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Horticulturalist accepts honorary degree

Writtle University College in Essex has awarded an honorary degree to gardener, horticulturalist and former asylum seeker, Kuda Chimbudzi.

On Friday 8th September, Kuda attended the University College's graduation ceremony at Chelmsford Cathedral. The event celebrated the success of the Class of 2023 and highlighted Kuda’s achievements.

Writtle University College’s Vice-Chancellor, Professor Tim Middleton, said: "We were delighted to confer honorary awards as part of our graduation ceremony. Kuda Chimbudzi is an inspiration to our students and has made incredible contributions to sustainable horticulture."

Kuda is an advocate for organic gardening and for increasing sustainable practices in horticulture, whilst producing high-quality produce.

While taking a holiday to visit his sister in England, Kuda learnt that he would face arrest if he returned to Zimbabwe, as his trip had not been approved. After gaining asylum in the UK, he began to pursue his interest in organic food production.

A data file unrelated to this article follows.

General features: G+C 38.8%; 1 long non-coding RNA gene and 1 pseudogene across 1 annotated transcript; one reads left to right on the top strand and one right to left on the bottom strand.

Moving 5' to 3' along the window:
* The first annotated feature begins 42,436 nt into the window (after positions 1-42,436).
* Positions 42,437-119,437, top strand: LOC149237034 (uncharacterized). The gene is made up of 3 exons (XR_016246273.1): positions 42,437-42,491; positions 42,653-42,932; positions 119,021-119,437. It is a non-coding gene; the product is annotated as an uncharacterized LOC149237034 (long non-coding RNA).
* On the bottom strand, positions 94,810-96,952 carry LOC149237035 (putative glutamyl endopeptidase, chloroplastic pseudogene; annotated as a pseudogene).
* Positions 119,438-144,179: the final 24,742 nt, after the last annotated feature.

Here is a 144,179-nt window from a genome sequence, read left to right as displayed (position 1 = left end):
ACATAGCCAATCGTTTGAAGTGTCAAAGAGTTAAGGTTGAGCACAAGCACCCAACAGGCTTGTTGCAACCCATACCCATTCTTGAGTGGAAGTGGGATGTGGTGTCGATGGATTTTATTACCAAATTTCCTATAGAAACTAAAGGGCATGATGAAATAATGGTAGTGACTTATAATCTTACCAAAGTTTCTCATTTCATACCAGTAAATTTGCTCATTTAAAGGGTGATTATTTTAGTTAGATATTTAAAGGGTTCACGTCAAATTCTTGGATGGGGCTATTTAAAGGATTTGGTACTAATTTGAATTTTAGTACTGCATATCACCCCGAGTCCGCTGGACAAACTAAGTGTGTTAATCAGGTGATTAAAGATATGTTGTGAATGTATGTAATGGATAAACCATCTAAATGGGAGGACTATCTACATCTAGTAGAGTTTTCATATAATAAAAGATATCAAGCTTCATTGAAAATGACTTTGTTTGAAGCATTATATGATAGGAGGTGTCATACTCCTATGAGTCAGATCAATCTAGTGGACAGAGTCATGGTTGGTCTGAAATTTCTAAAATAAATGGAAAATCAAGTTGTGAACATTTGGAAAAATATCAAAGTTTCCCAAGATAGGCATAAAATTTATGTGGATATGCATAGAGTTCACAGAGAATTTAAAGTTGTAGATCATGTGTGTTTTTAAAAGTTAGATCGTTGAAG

Kuda worked in a series of hands-on gardening roles, and turned to books and educational courses to learn more.

He became the head gardener for the kitchen garden at Tottenham Hotspur’s training ground, where he worked closely with the resident chef. Kuda grew nutritious, seasonal produce that was used to create healthy meals for more than 50 people, including professional footballers.

Kuda now works for Leicester City FC, where he continues to pursue his passion for horticulture.

Kuda said: “I love to learn and I have the utmost respect for learning institutions for they have a huge task of arming the leaders of tomorrow with inspirational wisdom, knowledge and a great understanding of life.”

“I would like to thank the Vice-Chancellor, the university and the board for recognising my work. Organic growing is safe, sustainable and it makes financial sense. There are so many techniques to maximise productivity and to increase produce quality and I think more awareness is needed to reduce soil and water pollution.”

For more information on the courses or the specialist facilities available at Writtle University College, visit


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